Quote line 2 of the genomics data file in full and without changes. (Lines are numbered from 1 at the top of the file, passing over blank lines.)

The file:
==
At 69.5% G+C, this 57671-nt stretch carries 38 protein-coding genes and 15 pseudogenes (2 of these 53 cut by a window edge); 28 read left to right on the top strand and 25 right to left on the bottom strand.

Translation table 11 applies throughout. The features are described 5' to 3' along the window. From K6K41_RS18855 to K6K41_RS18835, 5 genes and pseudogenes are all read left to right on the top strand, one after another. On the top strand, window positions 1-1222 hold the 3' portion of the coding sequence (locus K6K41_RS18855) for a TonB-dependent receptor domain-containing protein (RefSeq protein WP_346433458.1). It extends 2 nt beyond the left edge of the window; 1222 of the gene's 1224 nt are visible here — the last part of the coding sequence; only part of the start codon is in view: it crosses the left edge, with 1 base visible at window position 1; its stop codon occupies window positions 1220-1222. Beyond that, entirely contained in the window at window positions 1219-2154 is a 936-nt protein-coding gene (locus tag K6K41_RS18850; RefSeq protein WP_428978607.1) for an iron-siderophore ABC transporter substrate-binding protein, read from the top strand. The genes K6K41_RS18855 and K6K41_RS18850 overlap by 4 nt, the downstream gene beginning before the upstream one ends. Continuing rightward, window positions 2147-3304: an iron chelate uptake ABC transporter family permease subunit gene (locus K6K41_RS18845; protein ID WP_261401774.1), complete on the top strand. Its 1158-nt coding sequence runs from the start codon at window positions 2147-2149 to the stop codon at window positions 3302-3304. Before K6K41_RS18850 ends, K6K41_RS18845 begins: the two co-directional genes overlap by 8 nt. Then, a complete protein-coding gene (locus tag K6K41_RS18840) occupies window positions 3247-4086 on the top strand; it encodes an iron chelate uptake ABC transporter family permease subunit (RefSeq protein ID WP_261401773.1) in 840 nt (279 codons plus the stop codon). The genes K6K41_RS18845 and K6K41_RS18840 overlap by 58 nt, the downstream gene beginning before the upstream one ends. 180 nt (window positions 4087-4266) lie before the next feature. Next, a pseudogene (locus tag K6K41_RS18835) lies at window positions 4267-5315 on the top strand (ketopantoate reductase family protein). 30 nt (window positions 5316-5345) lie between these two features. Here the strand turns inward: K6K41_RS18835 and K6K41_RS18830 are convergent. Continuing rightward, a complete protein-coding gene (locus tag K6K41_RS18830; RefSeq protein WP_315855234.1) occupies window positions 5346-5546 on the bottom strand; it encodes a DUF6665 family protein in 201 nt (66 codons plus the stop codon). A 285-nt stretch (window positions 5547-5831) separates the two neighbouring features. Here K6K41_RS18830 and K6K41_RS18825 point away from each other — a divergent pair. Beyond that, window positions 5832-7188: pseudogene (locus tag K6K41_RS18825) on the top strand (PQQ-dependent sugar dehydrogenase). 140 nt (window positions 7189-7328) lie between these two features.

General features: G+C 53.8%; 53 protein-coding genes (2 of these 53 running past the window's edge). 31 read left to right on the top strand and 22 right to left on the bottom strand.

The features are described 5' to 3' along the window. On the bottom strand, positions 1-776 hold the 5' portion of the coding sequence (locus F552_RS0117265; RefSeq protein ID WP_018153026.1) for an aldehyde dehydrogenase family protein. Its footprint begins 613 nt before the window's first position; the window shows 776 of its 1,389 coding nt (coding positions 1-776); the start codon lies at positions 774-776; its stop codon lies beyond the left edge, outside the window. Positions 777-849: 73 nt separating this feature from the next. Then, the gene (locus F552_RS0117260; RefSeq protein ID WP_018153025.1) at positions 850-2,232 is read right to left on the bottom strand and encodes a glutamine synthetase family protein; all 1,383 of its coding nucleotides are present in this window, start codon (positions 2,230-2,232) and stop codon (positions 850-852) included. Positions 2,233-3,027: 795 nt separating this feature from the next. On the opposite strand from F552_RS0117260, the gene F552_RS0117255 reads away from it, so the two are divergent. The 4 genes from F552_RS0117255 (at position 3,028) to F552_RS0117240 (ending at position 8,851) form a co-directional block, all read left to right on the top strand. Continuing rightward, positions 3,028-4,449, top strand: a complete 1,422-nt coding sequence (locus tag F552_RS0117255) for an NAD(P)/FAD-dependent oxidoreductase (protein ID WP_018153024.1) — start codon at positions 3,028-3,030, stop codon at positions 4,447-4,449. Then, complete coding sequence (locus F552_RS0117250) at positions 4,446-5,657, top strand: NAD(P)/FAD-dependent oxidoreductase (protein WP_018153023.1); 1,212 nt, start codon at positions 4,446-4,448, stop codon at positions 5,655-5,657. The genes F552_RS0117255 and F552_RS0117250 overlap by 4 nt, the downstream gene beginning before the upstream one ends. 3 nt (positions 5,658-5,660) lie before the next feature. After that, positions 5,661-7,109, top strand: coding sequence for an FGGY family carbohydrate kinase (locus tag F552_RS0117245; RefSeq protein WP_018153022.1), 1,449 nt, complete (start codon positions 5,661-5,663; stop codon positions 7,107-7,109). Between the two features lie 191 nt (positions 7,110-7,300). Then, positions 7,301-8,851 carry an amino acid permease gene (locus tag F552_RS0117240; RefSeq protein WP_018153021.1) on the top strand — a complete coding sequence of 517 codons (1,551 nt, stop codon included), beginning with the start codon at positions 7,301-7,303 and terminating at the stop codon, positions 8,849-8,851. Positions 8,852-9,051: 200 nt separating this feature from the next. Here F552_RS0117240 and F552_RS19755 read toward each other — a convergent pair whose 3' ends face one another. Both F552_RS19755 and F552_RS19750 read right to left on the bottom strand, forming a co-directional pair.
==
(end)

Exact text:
Translation table 11 applies throughout. The features are described 5' to 3' along the window. From K6K41_RS18855 to K6K41_RS18835, 5 genes and pseudogenes are all read left to right on the top strand, one after another. On the top strand, window positions 1-1222 hold the 3' portion of the coding sequence (locus K6K41_RS18855) for a TonB-dependent receptor domain-containing protein (RefSeq protein WP_346433458.1). It extends 2 nt beyond the left edge of the window; 1222 of the gene's 1224 nt are visible here — the last part of the coding sequence; only part of the start codon is in view: it crosses the left edge, with 1 base visible at window position 1; its stop codon occupies window positions 1220-1222. Beyond that, entirely contained in the window at window positions 1219-2154 is a 936-nt protein-coding gene (locus tag K6K41_RS18850; RefSeq protein WP_428978607.1) for an iron-siderophore ABC transporter substrate-binding protein, read from the top strand. The genes K6K41_RS18855 and K6K41_RS18850 overlap by 4 nt, the downstream gene beginning before the upstream one ends. Continuing rightward, window positions 2147-3304: an iron chelate uptake ABC transporter family permease subunit gene (locus K6K41_RS18845; protein ID WP_261401774.1), complete on the top strand. Its 1158-nt coding sequence runs from the start codon at window positions 2147-2149 to the stop codon at window positions 3302-3304. Before K6K41_RS18850 ends, K6K41_RS18845 begins: the two co-directional genes overlap by 8 nt. Then, a complete protein-coding gene (locus tag K6K41_RS18840) occupies window positions 3247-4086 on the top strand; it encodes an iron chelate uptake ABC transporter family permease subunit (RefSeq protein ID WP_261401773.1) in 840 nt (279 codons plus the stop codon). The genes K6K41_RS18845 and K6K41_RS18840 overlap by 58 nt, the downstream gene beginning before the upstream one ends. 180 nt (window positions 4087-4266) lie before the next feature. Next, a pseudogene (locus tag K6K41_RS18835) lies at window positions 4267-5315 on the top strand (ketopantoate reductase family protein). 30 nt (window positions 5316-5345) lie between these two features. Here the strand turns inward: K6K41_RS18835 and K6K41_RS18830 are convergent. Continuing rightward, a complete protein-coding gene (locus tag K6K41_RS18830; RefSeq protein WP_315855234.1) occupies window positions 5346-5546 on the bottom strand; it encodes a DUF6665 family protein in 201 nt (66 codons plus the stop codon). A 285-nt stretch (window positions 5547-5831) separates the two neighbouring features. Here K6K41_RS18830 and K6K41_RS18825 point away from each other — a divergent pair. Beyond that, window positions 5832-7188: pseudogene (locus tag K6K41_RS18825) on the top strand (PQQ-dependent sugar dehydrogenase). 140 nt (window positions 7189-7328) lie between these two features.